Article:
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More So Vs. Moreso: Which is the Correct Spelling?

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  Teri Lapping  —  Grammar Tips
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More So Vs. Moreso: Which is the Correct Spelling?

More so and moreso mean the same the thing. But which spelling should we use?
 
Here is the simple answer: 
The two-word phrase, more so, is the official spelling and, as such, it is considered the correct spelling. 

The one-word phrase, moreso, is an alternative spelling that is being used more and more frequently. 

This complicates the situation. If the spelling moreso is also reluctantly acceptable, albeit inferior, how can we decide which spelling to use?

In this article, I will:
- take a closer look at these two spellings
- define their meanings
- give examples of their use in context
- show how alternative meanings have slipped into use over recent years, clearly incorrect but nonetheless accepted. I will describe these other meanings.


Comparing the two-word term: More So with the one-word term: Moreso

Most accepted dictionaries will cite the two-word version, more so, as being the correct version and it is used much more frequently than the one-word version, moreso. Although most reputable dictionaries and spell check programs consider the one-word moreso inferior, less formal, and incorrect, in the late 20th century, it began to appear more frequently in US documents, most commonly online.

The definition of both terms means that something is “to a greater degree,” and it is used when comparing two things to each other, showing that one thing has a certain quality, and another thing has an even greater degree of that quality. It means that something is “even more a certain way,” or “even more the case.”

For example:

John was upset that his wife was leaving him, even more so when he learned that he was fired from his job.

The guitarist was an excellent technician on his recorded albums, more so than in his concerts and live shows. 

Kevin is not happy with the results of the test, but moreso, he is more stressed that he has to take the exam again. 

Even moreso than gas in the city, the price of gas fell significantly in the suburbs. 


Both the two-word, more so, and the one word, moreso, are both used interchangeably and incorrectly with certain other words: more, more than, also, and especially.  

1.    More so/Moreso incorrectly replace the word more. In these cases, it is more correct to use the word more on its own. 

For example:

Children are often cruel to each other in kindergarten – no one more so than the child who is being bullied at home.

Women superheroes provide a strong, independent role model for young girls, and no one epitomizes this moreso than Wonder Woman.

2. More so/Moreso incorrectly replace the word more, but the so is added as an anaphor – that is, so is placed there for stylistic emphasis, not for meaning. Although it is technically incorrect, it is poetically sound.

For example:

This is so beautiful that nothing can be more so.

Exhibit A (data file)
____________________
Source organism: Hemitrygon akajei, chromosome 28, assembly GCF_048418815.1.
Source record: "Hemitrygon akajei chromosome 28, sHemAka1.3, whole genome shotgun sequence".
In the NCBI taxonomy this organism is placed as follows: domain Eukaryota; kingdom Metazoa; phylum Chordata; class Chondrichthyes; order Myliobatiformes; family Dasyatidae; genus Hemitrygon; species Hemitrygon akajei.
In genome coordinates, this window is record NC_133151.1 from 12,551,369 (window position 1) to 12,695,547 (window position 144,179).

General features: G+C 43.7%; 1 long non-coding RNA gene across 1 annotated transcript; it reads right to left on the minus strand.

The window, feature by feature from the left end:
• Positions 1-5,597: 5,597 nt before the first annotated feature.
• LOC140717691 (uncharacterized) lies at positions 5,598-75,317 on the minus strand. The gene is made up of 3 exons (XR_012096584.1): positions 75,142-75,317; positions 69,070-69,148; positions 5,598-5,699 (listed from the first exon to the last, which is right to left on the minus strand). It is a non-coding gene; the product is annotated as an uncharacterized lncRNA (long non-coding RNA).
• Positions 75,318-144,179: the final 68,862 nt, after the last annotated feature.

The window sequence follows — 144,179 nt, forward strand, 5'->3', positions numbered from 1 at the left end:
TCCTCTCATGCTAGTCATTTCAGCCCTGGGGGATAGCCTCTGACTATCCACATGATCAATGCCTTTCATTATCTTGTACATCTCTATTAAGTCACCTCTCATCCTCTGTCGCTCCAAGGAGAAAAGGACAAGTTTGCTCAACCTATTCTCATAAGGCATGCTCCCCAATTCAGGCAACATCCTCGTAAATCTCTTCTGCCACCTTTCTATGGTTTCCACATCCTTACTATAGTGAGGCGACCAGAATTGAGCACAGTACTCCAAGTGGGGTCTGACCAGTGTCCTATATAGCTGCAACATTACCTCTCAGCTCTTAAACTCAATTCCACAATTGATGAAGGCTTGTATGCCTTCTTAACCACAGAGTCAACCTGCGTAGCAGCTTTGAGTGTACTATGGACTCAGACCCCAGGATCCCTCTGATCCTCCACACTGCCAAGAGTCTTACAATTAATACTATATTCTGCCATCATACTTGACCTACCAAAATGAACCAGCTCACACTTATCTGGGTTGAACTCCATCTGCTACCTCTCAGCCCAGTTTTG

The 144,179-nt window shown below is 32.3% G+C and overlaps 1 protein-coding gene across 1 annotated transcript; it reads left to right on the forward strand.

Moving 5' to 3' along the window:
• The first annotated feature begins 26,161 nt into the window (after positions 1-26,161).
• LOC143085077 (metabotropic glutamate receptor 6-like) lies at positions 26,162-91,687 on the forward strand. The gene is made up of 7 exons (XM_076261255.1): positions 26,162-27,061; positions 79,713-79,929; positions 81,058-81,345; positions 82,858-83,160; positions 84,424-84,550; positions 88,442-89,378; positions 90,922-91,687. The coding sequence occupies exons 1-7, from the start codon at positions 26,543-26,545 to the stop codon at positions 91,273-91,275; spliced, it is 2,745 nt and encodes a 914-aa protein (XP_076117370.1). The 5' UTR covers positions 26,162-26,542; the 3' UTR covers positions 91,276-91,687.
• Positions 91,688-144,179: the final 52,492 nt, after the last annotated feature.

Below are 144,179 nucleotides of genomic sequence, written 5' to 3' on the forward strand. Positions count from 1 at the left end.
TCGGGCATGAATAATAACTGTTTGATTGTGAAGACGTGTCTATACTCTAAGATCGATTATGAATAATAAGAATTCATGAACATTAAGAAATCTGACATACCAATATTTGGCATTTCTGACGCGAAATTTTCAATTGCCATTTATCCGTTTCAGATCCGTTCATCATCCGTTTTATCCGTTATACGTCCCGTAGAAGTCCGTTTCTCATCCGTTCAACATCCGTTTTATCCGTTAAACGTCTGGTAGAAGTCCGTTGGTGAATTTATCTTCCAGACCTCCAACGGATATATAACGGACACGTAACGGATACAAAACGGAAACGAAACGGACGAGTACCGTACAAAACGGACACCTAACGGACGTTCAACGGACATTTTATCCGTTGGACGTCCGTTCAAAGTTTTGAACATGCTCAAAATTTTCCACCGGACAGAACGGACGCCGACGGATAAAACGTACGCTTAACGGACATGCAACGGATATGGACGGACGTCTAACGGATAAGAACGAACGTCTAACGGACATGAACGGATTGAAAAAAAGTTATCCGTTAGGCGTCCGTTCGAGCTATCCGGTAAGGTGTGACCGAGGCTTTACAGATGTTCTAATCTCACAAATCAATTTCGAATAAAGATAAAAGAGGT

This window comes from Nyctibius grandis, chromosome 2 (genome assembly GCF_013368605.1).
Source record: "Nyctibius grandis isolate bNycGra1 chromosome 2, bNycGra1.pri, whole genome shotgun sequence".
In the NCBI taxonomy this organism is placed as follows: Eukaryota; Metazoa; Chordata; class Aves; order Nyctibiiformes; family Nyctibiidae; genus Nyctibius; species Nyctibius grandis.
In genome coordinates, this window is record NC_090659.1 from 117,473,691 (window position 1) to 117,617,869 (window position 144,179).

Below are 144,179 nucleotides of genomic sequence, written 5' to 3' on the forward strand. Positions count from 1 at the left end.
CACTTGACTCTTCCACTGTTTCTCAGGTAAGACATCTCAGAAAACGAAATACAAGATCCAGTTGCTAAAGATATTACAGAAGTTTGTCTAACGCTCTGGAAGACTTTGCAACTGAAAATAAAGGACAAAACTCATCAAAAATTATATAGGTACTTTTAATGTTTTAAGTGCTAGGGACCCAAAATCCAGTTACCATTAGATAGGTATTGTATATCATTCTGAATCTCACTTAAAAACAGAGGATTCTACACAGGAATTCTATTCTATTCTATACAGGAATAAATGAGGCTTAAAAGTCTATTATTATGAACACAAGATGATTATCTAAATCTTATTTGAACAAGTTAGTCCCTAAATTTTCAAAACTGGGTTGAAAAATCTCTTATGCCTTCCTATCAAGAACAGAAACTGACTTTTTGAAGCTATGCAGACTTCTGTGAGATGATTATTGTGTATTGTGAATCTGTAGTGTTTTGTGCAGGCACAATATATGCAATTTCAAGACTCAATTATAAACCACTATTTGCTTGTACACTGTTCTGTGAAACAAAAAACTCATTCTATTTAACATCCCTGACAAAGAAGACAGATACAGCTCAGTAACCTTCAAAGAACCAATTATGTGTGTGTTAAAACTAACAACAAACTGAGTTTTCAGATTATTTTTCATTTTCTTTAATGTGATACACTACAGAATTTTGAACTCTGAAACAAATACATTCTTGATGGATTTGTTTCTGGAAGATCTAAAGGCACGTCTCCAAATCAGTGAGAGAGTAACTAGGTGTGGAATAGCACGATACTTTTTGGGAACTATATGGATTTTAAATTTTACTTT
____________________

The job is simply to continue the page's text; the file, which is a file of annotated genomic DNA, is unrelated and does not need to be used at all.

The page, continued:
The chocolate cake is larger than necessary. And the cheesecake still moreso.

3. More so/Moreso incorrectly replace the word more than. In these cases, it is more correct to use the words more than rather than more so or moreso.

For example:

Even more so than our federal taxes, our state taxes have skyrocketed this year. 

I want to work with her even moreso than she wants to work with me.   

4. More so/Moreso incorrectly replace the word also. In these cases, it is more correct to use the word also rather than more so or moreso.

For example:

The picture was used to show the beauty of the region and more so as a marketing tool. 

The heavy vacuum cleaner was outdated, and the old stove could moreso be thrown away.

5. More so/Moreso incorrectly replace the word especially. In these cases, it is more correct to use the word especially rather than more so or moreso.

For example:

Women, and moreso, girls, should know that society creates damaging body norms. 


Final Thoughts

More so or MoresoWhich is the Correct Spelling?

In summary, there is a simple answer and a complicated answer. 

Simply, more so is the correct spelling.
 
The complicated answer refers to the use of the one-word moreso.

We might be looking at the process by which a word or phrase becomes accepted into the mainstream, even when our experts are clearly advising against its use. 

Little by little, moreso will slip into our written documents, unmentioned and undisputed and, as such, moreso will eventually become legitimate.


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1 Comment
  • bso118
    I enjoyed the breakdown of the usages, acceptability and correctness in usage of either option. I'm gathering that until 'moreso' becomes a more common and accepted version of 'more so' that it's best to use 'more so' in the professional capacity. Is this a wise assumption, or do you believe this is an unnecessary assumption? I would appreciate the thoughts and opinions from those who are qualified to give educated and professional insight into this matter. 
    LikeReply1 year ago
    • Teril
      It seems that the professional, accepted version of a word perpetuates the continuation of its usage, and the informal, "street" version propels change and flexibility.

      I use "more so" in my professional writing, and I will continue to do so until 'moreso" becomes so accepted that it is the professional equivalent.

      Thanks for your comments and careful reading!
       
      LikeReply 21 year ago

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